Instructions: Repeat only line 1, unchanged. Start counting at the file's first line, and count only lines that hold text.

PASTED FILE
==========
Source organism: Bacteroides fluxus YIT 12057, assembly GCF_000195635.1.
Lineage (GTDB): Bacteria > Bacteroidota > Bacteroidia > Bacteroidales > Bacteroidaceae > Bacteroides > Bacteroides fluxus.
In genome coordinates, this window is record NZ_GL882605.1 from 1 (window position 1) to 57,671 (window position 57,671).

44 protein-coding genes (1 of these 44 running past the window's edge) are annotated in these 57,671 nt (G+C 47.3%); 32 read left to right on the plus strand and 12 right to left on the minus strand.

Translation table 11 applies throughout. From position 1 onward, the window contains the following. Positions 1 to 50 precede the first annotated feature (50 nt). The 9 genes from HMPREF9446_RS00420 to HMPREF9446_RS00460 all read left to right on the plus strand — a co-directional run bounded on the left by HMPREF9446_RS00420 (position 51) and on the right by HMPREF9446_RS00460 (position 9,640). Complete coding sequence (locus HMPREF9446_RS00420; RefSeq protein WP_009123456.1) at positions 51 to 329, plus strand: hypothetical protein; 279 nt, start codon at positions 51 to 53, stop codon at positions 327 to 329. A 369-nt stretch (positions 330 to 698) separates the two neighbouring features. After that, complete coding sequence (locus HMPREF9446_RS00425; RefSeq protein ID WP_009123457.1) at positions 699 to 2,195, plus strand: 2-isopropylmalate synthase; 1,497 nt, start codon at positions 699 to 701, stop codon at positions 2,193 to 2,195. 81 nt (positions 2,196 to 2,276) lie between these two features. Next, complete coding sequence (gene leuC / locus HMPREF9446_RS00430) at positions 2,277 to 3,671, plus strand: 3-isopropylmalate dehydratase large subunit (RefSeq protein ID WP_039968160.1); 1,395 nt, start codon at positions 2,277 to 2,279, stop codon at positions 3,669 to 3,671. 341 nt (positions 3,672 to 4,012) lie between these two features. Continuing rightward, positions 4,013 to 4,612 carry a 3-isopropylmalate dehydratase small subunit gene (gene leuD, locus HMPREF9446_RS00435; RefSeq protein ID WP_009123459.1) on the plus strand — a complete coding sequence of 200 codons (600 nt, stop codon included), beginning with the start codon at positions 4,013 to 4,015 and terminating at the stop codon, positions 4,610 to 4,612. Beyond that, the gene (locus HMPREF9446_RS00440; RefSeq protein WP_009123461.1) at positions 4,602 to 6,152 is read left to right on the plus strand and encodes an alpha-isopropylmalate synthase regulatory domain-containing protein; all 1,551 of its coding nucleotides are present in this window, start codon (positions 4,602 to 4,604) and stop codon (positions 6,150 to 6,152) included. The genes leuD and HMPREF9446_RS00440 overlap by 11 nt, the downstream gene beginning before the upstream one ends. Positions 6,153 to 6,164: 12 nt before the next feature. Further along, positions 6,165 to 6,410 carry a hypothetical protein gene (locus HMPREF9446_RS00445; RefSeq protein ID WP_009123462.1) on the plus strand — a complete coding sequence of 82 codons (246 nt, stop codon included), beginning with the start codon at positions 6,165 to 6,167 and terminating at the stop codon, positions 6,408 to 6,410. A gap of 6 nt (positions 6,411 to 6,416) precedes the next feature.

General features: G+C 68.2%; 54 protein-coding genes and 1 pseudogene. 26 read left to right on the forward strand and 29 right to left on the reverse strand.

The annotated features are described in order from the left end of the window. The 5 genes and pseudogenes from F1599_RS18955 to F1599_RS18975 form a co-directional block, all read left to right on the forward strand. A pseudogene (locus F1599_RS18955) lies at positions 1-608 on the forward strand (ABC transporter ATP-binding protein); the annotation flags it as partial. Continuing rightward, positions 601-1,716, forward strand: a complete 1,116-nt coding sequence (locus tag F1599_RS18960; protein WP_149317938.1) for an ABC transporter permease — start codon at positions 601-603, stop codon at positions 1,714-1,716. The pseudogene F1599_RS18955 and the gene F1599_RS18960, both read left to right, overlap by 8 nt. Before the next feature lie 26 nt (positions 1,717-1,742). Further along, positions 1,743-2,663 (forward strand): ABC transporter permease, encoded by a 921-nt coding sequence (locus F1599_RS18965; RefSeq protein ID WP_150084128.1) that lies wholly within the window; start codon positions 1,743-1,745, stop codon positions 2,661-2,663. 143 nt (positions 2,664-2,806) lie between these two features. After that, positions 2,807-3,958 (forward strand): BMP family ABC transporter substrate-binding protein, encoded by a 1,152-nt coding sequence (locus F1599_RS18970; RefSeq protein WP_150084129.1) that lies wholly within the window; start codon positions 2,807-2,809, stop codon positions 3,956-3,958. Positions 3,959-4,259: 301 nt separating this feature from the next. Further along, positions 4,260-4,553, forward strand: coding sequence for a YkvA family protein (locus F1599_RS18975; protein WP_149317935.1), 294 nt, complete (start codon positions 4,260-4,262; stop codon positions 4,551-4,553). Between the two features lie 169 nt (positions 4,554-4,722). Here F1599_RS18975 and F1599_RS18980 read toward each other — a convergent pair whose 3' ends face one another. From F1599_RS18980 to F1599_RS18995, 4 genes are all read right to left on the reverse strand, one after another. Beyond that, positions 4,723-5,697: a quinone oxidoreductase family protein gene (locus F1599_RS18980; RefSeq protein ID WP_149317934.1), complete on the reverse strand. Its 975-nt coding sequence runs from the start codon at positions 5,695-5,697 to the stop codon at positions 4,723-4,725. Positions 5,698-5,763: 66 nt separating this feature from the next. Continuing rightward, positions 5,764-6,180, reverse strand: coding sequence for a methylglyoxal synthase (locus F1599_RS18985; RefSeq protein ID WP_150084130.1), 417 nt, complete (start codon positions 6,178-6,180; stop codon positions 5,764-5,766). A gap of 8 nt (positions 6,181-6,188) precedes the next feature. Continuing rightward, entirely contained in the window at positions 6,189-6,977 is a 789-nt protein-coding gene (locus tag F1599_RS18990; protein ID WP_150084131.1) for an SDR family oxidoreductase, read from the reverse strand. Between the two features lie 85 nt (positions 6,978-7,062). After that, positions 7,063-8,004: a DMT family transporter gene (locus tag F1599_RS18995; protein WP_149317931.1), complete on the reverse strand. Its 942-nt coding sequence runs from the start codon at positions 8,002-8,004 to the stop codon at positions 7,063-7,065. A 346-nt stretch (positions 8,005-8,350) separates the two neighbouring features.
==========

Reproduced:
Source organism: Bacteroides fluxus YIT 12057, assembly GCF_000195635.1.